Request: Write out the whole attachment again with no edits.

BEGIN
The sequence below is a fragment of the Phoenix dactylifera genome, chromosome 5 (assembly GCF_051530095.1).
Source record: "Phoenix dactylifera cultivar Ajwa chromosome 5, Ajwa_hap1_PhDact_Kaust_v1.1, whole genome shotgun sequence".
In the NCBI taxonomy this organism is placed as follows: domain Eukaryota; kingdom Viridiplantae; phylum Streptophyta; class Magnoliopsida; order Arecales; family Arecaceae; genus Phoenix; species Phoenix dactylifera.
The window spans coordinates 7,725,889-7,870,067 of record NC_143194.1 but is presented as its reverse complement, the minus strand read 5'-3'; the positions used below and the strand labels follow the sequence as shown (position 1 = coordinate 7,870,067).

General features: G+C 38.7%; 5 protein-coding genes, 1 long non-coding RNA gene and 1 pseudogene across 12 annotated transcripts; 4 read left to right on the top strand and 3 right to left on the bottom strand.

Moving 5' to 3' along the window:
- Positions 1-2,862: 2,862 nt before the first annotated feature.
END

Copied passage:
The sequence below is a fragment of the Phoenix dactylifera genome, chromosome 5 (assembly GCF_051530095.1).
Source record: "Phoenix dactylifera cultivar Ajwa chromosome 5, Ajwa_hap1_PhDact_Kaust_v1.1, whole genome shotgun sequence".
In the NCBI taxonomy this organism is placed as follows: domain Eukaryota; kingdom Viridiplantae; phylum Streptophyta; class Magnoliopsida; order Arecales; family Arecaceae; genus Phoenix; species Phoenix dactylifera.
The window spans coordinates 7,725,889-7,870,067 of record NC_143194.1 but is presented as its reverse complement, the minus strand read 5'-3'; the positions used below and the strand labels follow the sequence as shown (position 1 = coordinate 7,870,067).

General features: G+C 38.7%; 5 protein-coding genes, 1 long non-coding RNA gene and 1 pseudogene across 12 annotated transcripts; 4 read left to right on the top strand and 3 right to left on the bottom strand.

Moving 5' to 3' along the window:
- Positions 1-2,862: 2,862 nt before the first annotated feature.